It has support (the set of points where it has non-zero values) overwhere K is the number of variables.

Its probability density function has the following form:The Dirichlet distribution is parameterised by the vector α, which has the same number of elements K as our multinomial parameter θ.

So you can interpret p(θ|α) as answering the question “what is the probability density associated with multinomial distribution θ, given that our Dirichlet distribution has parameter α.

”Visualising the Dirichlet distributionWe see the Dirichlet distribution indeed has the same form as the multinomial likelihood distribution.

But what does it actually look like?To see this we need to note that it is the multivariate generalisation of the beta distribution.

The beta distribution is defined on the interval [0, 1] parameterised by two positive shape parameters α and β.

As might be expected, they are the conjugate priors for the binomial (including Bernoulli) distributions.

The figure shows the probability density function for the Beta distribution with a number of α and β values.

As we can see, the beta density function can take a wide variety of different shapes depending on α and β.

When both α and β are less than 1, the distribution is U-shaped.

In the limit of α = β → 0, it is a 2-point Bernoulli distribution with equal probability 1/2 at each Dirac delta function ends x=0 and x=1, and zero probability everywhere else.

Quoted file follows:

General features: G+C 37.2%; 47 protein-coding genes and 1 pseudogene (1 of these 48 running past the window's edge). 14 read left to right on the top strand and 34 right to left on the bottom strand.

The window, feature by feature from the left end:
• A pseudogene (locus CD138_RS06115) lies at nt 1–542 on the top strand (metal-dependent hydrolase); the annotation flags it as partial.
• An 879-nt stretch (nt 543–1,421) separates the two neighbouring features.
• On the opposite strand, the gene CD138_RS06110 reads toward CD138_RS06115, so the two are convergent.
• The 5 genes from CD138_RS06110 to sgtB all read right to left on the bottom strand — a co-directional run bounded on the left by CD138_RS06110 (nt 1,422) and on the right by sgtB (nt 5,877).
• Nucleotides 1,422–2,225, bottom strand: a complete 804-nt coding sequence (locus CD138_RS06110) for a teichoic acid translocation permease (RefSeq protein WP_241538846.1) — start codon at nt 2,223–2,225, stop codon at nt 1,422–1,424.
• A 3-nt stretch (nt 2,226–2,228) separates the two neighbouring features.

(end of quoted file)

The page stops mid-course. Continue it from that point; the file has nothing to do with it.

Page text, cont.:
When α=β=1 we have the uniform [0, 1] distribution, which is the distribution with the largest entropy.

When both α and β are greater than 1 the distribution is unimodal.

This diversity of shapes by varying only two parameters makes it particularly useful for modelling actual measurements.

For the Dirichlet distribution Dir(α) we generalise these shapes to a K simplex.

For K=3, visualising the distribution requires us to do the following: 1.

Generate a set of x-y coordinates over our triangle, 2.

Map the x-y coordinates to the 2-simplex coordinate space, 3.

Compute Dir(α) for each point.

Below are some examples, you can find the code in my Github repository.

Dirichlet distribution on a 2-simplex (equilateral triangle) for different values of α.

We see it is now the parameter α that governs the shapes of the distribution.

In particular α₀=∑_kα_k controls the strength of the distribution (how peaked it is).

If α_k < 1 for all k, we get ‘spikes’ at the corners of the simplex.

For values of α_k > 1, the distribution tends toward the centre of the simplex.

As α₀ increases, the distribution becomes more tightly concentrated around the centre of the simplex.

In the context of our original dice experiment, we would produce consistently fair dice as α_k → ∞.

For a symmetric Dirichlet distribution with α_k > 1, we will produce a fair dice, on average.

If the goal is to produce loaded dice (e.

g.

with a higher probability of rolling a 3), we would want an asymmetric Dirichlet distribution with a higher value for α₃.

We now have seen what the Dirichlet distribution is, what it looks like and the implications of using it as a prior for a multinomial likelihood function in the context of a dice-manufacturing example.

In the next post we’ll dive into Bayesian generative models and how to perform inference.

ReferencesBlei, D.

M.

, Ng, A.

Y, Jordan, MI (2003) Latent Dirichlet Allocation.

Journal of machine Learning research, 3(Jan), pp.

993–1022.